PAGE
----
Register of graves 1843-1988 Ref. R/UC1/5/1
Between 1953 and 1958, and after 1964, you need to start with the burial registers instead, and of course you can also use them if you can’t find the entry you want in the order book. The burial registers comprise two separate series for consecrated and unconsecrated ground (R/UC1/2 and 3), and contain less information than the order books, but they do cover a longer period – up to 1980 for consecrated ground and 1978 for unconsecrated ground. They are on microfiche up to July 1959, in the middle of the last book in each series. This is because there were originally two duplicate sets, one of which stopped being added to after the borough took over, and this was the set we originally had. So for burials after that date you need to look at the original register.
After finding the entry on the order book, notice of interments and/or register, the next useful record to look at is the registers of graves (R/UC1/5). These are arranged by grave or plot number, which you will hopefully have found from the order book or interment form. This numbering system was based on the date the grave was first used, and bears little relation to the area in the graveyard. These registers record the approximate location of the grave (the division number and whether consecrated or unconsecrated), names of all persons interred there with the dates of burial (including interments of ashes), and cross-references to relevant pages in burial register. Because they include all later burials in the same grave, the date coverage is quite extensive and appear to overlap, so always start with the order books or burial registers. The system was computerised in the early 1990s, and almost no new burials are recorded after 1993, but a few were added up to 2007.
Register of Graves 1843-1988 Ref. R/UC1/5/1
We also have registers of grants (R/UC1/4), which record grants of vaults and grave spaces in both consecrated and unconsecrated sections. They list grant number, date of grant, name, address and occupation of purchaser, price paid, and description and location of space (including plot number). There is also a single register of transfers of ownership of graves in the same series, 1851-1974 (R/UC1/4/10).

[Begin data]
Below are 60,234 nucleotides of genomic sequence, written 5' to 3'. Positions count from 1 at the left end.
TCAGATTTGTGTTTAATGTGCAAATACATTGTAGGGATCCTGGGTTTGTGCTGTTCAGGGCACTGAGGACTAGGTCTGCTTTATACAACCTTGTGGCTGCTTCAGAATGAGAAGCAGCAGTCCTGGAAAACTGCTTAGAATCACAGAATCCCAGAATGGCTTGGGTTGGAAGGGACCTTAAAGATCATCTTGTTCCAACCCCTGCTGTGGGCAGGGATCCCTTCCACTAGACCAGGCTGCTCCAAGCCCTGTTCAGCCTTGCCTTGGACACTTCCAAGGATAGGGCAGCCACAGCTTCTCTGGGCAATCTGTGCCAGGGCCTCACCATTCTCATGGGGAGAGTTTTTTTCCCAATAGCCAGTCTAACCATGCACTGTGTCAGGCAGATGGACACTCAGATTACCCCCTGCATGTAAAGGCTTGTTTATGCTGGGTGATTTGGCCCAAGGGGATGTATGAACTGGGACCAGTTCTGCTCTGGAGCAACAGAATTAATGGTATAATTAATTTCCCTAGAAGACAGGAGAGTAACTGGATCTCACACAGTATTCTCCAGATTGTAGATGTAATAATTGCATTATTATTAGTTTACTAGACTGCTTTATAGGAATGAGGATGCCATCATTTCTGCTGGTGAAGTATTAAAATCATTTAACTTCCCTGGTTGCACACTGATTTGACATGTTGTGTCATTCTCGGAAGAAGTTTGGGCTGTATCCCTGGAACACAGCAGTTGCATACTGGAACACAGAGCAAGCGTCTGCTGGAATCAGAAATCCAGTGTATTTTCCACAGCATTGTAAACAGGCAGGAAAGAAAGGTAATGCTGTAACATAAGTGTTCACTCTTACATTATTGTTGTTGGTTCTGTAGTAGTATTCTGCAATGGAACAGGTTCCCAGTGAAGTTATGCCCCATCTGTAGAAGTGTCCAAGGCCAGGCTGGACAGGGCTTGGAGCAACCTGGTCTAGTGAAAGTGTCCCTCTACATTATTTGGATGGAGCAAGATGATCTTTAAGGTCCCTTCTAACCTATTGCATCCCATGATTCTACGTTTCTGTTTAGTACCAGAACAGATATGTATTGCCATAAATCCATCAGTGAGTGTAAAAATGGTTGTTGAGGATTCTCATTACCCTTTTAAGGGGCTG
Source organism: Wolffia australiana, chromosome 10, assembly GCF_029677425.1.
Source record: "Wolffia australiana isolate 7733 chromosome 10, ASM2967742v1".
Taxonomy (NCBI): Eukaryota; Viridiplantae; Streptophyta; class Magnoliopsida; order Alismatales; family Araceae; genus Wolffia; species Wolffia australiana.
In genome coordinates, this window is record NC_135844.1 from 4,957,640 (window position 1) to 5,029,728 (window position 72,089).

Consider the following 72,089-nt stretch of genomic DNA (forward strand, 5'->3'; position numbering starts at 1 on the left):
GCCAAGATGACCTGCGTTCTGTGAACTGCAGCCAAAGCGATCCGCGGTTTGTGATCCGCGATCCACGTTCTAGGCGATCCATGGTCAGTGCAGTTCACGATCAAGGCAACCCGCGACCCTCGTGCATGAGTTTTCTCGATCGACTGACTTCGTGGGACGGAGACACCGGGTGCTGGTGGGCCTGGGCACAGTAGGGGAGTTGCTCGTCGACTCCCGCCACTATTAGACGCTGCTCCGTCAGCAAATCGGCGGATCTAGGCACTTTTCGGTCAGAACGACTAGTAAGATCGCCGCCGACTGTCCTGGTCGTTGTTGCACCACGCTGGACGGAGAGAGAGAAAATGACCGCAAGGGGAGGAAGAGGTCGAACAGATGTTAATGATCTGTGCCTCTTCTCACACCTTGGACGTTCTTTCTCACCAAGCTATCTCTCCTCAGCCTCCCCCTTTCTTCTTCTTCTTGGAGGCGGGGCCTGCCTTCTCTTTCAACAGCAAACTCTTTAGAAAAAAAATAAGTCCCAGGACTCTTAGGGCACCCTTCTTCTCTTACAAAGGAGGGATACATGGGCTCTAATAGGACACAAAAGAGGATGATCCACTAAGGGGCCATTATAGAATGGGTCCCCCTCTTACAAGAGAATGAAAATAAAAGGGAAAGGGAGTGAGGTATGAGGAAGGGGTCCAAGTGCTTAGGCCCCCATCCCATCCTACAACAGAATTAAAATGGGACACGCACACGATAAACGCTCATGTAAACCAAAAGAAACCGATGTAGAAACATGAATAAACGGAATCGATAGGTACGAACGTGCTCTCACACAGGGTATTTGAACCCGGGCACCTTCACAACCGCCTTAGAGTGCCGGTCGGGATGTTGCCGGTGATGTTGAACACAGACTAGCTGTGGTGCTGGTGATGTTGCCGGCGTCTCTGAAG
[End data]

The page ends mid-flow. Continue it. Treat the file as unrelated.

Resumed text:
So you have found a record of the grave. Where exactly was it? This is a frequent question, and with most churchyards and civil cemeteries you will sadly be left wondering, as plans of burial grounds are surprisingly rare. Luckily for the London Road Cemetery we do have some wonderful plans.
Plan of Reading Cemetery 20th century ref. R/UC1/11/2
R/UC1/11/2 and 3 cover sections 1-65 and 66-80 respectively, and armed with the grave number, you can find the exact location and you can take a photograph of it (for our standard self-service photography fee). We would recommend pairing this with a smaller scale plan of the cemetery to show where the sections are – we have an outline plan in the searchroom. We also have a lovely plan showing the original 1843 layout, but this is rather fragile and not really useful for family history (R/UC1/11/1).
In addition to the wonderful series of records of burials, we also have some records relating to the management of the cemetery, but survival of these is patchy, for instance only one volume of minutes for 1899-1925 survives. We have no idea what happened to the other volumes in the series.
The BFHS has also produced a transcript of surviving monumental inscriptions which can be viewed in our library of secondary material. However, be aware that not all burials have a corresponding monument.
So quite a lot to take note of for finding burials at Reading Cemetery, but hopefully it will be helpful for you should you need to search these records. In part two of this blog, we will look at records of Hemdean Road Cemetery, and Henley Road Cemetery and Crematorium.